How do you prove the actual value of ICT?

(Last Updated On: March 5, 2014)

Organising an activity that uses ICT is easy, the challenge lies in proving it actually improves learning outcomes for students, writes Deidre Senior.

Over the last few years I have seen what ICT does for students: it engages them; it enriches learning experiences; it allows connections to be made that couldn’t happen otherwise. For many, it also diminishes barriers to learning that are often present in the traditional pen and paper form.

However, while I find that teachers can easily organise an ‘activity’ in which ICT is the process or the product, the biggest challenge lies in being able to justify it – to prove that the activity actually improves learning outcomes for students.

I have seen ICTs transform learning for students in my classes and I’d like to share what I’ve learned with others at Oamaru Intermediate School. I’m working towards this in a number of ways:

  • Working directly with teachers;
  • Establishing school-wide structures/resources;
  • Working with students from a variety of classes; and
  • Providing online resources for teachers to access at anytime.

Working directly with teachers
Teachers need ‘hands on’ opportunities – the chance and time to explore, ‘play’ and get comfortable with the resources. For this reason, we have regular ICT staff meetings, where teachers spend time using the tools. One example is our IWB group. Last year, teachers with IWBs (and some without) participated, sharing not only their flipcharts and other resources, but also how they were using them – the pedagogical aspect. This was a valuable way of sharing and developing the expertise of all staff involved.

Establishing school-wide structures/resources
The focal part of this is the development of our intranet to support teaching and learning in classes. For example, teachers plan for the use of interactive sites in their maths programme. Groups of students have targeted teaching, then continue with focused, follow-up activities and are directed to specific websites that further support the concept they are learning. These sites come from a variety of sources and are a constantly growing resource. As teachers find sites that are suitable, I add them.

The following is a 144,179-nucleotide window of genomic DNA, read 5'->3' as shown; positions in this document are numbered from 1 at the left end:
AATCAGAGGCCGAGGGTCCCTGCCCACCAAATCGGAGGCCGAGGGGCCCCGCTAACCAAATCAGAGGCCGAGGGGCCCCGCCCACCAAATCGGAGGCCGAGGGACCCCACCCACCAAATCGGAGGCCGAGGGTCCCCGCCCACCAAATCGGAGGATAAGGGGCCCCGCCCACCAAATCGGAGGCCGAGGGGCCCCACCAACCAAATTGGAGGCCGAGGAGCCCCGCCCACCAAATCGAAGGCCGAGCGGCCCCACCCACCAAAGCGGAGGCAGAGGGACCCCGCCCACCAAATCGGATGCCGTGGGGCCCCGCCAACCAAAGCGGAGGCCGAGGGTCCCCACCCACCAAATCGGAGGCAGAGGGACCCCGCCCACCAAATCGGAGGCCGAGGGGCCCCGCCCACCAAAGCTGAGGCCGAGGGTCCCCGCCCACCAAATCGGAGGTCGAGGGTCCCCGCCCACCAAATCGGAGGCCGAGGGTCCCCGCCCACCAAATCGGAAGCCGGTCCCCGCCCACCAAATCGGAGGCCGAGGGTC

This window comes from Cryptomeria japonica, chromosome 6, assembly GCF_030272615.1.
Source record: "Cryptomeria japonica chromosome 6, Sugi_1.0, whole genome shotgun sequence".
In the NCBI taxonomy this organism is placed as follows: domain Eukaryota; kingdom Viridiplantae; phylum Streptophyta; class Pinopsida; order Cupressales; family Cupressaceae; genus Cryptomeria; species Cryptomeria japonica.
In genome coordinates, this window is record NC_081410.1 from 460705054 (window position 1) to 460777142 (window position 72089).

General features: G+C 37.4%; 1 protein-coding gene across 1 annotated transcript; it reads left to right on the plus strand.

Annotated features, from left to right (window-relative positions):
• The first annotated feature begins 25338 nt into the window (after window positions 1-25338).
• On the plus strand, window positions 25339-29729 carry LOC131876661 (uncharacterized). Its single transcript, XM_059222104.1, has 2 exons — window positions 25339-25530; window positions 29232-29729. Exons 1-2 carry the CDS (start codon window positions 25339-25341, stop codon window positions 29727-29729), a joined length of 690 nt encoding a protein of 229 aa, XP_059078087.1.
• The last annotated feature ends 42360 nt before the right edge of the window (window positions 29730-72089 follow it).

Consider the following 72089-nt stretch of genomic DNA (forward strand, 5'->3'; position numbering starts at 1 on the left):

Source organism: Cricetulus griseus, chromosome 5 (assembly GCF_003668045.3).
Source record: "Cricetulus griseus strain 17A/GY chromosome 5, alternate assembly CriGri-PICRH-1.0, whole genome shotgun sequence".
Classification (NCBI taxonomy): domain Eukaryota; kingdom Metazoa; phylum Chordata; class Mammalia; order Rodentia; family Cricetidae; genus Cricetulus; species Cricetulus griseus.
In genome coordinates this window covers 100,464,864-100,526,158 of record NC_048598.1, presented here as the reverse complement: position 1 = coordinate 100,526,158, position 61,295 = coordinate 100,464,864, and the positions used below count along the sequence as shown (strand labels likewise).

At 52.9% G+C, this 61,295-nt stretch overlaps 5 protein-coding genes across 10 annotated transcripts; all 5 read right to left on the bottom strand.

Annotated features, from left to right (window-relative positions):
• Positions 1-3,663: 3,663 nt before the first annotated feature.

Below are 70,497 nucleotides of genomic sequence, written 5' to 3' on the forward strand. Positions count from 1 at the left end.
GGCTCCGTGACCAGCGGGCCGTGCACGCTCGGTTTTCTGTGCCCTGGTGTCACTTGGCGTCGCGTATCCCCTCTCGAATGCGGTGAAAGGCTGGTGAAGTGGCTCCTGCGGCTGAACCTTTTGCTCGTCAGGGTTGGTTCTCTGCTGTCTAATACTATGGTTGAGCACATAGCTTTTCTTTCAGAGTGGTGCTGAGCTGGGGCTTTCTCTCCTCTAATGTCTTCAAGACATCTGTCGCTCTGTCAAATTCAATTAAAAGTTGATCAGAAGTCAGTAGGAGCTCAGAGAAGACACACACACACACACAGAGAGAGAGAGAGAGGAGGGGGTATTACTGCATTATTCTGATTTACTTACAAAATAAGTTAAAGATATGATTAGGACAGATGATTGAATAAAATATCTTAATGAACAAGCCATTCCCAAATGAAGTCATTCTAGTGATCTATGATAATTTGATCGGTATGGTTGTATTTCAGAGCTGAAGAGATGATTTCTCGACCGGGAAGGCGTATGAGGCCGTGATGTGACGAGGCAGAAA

The pages create a portal of links and documents that are accessible throughout our entire school network. They also allow teachers to use ICTs without having to spend hours setting it up each week, while most importantly, enhancing the teaching and learning programmes in classes.

Working with students from a variety of classes
Kids are much easier to teach than adults! For that reason, I work with students from classes throughout the school to maintain our school blog ( and our Reading Log Blog ( Students work with Web 2.0 tools (online slideshow creators, blogs, etc.), photos, audio programmes and the odd bit of html coding. They’re then able to go back into their classroom and share skills and abilities with their peers and their teachers. The Reading Log Blog sees capable readers mentoring reluctant readers to review books in our schools. It has also created online conversations about reading across our schools – conversations that otherwise wouldn’t have occurred.

Online ‘anytime’ resources for teachers
Both my blog ( and wikispace ( provide support for teachers. The blog is an online journal of things that I’m seeing and doing, and the wiki is a place where teachers can access resources to support their use of ICTs. Both are ‘ever evolving’ and always a work in progress!

Overall, my hope is that teachers can be open to a variety of ways of not only using technology in their classroom but also in learning more about ICTs. We need to remember that its use and the pedagogy behind it, go hand in hand. Both need to be present in order to enrich learning for students. There lies our challenge!

Deidre Senior is deputy principal at Oamaru Intermediate School.

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Categories: Article, Issue 21

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